Ü-Tsang

Ü-Tsang or Tsang-Ü is one of the three traditional provinces of Tibet, the others being Amdo in the north-east, Kham in the east. Ngari in the north-west was incorporated into Ü-Tsang. Geographically Ü-Tsang covered the south-central of the Tibetan cultural area, including the Brahmaputra River watershed. The western districts surrounding and extending past Mount Kailash are included in Ngari, and much of the vast Changtang plateau to the north. The Himalayas defined Ü-Tsang's southern border. The present Tibet Autonomous Region corresponds approximately to what was ancient Ü-Tsang and western Kham.

The Tibetan sovereignty debate refers to two political debates. The first is whether the various territories within the People's Republic of China (PRC) that are claimed as political Tibet should separate and become a new sovereign state. Many of the points in the debate rest on a second debate, about whether Tibet was independent or subordinate to China in certain parts of its recent history.

Annexation of Tibet by the Peoples Republic of China

The annexation of Tibet by the People's Republic of China was the process by which the People's Republic of China (PRC) gained control of Tibet. These regions came under the control of China after attempts by the Government of Tibet to gain international recognition, efforts to modernize its military, negotiations between the Government of Tibet and the PRC, a military conflict in the Chamdo area of western Kham in October 1950, and the eventual acceptance of the Seventeen Point Agreement by the Government of Tibet under Chinese pressure in October 1951. In some Western opinions, the incorporation of Tibet into China is viewed as an annexation. The Government of Tibet and the Tibetan social structure remained in place in the Tibetan polity under the authority of China until the 1959 Tibetan uprising, when the Dalai Lama fled into exile and after which the Government of Tibet and Tibetan social structures were dissolved.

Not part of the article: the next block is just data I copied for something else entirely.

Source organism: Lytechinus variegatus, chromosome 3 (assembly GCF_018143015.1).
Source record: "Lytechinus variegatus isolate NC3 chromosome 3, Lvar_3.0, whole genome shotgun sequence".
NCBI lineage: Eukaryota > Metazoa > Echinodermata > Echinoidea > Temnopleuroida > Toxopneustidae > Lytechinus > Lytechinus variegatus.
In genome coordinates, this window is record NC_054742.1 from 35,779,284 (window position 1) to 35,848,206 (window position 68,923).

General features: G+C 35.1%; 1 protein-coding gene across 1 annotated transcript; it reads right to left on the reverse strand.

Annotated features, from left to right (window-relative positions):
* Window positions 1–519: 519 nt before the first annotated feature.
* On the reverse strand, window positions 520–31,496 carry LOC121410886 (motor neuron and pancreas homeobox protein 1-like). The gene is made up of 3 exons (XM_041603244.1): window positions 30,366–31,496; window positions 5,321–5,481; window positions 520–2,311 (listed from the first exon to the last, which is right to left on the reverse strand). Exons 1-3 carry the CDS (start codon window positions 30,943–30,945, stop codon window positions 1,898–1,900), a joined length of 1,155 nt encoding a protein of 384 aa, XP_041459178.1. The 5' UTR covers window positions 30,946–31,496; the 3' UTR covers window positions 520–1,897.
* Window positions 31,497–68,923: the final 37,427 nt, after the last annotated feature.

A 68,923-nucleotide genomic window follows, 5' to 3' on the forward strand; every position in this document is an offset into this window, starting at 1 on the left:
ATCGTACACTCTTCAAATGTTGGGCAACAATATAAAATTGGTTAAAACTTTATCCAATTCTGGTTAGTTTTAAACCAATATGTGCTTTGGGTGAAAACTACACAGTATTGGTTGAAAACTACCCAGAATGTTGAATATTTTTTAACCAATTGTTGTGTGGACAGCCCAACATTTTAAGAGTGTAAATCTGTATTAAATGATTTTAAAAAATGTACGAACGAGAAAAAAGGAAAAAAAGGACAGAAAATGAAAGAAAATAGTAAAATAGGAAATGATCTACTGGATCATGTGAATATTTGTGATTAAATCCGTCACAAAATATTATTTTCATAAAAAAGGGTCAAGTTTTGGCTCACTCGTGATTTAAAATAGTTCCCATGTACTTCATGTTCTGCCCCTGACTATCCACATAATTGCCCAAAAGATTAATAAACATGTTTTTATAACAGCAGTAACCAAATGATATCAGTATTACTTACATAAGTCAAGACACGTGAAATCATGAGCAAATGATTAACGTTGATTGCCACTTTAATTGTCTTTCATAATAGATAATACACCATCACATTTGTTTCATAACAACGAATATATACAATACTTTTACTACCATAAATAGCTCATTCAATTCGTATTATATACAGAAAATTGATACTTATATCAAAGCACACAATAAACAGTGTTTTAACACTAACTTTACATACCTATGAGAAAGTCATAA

Outline of Tibet Overview of and topical guide to Tibet

The following outline is provided as an overview of and topical guide to Tibet:

Ming–Tibet relations Relations between Ming-dynasty China and Tibet

The exact nature of relations between Tibet and the Ming dynasty of China (1368–1644) is unclear. Analysis of the relationship is further complicated by modern political conflicts and the application of Westphalian sovereignty to a time when the concept did not exist. The Historical Status of China's Tibet, a book published by the government of PRC, asserts that the Ming dynasty had unquestioned sovereignty over Tibet, pointing to the Ming court's issuing of various titles to Tibetan leaders, Tibetans' full acceptance of these titles, and a renewal process for successors of these titles that involved traveling to the Ming capital. Scholars within China also argue that Tibet has been an integral part of China since the 13th century and that it was thus a part of the Ming Empire. But most scholars outside China, such as Turrell V. Wylie, Melvin C. Goldstein, and Helmut Hoffman, say that the relationship was one of suzerainty, that Ming titles were only nominal, that Tibet remained an independent region outside Ming control, and that it simply paid tribute until the Jiajing Emperor (1521–1566), who ceased relations with Tibet.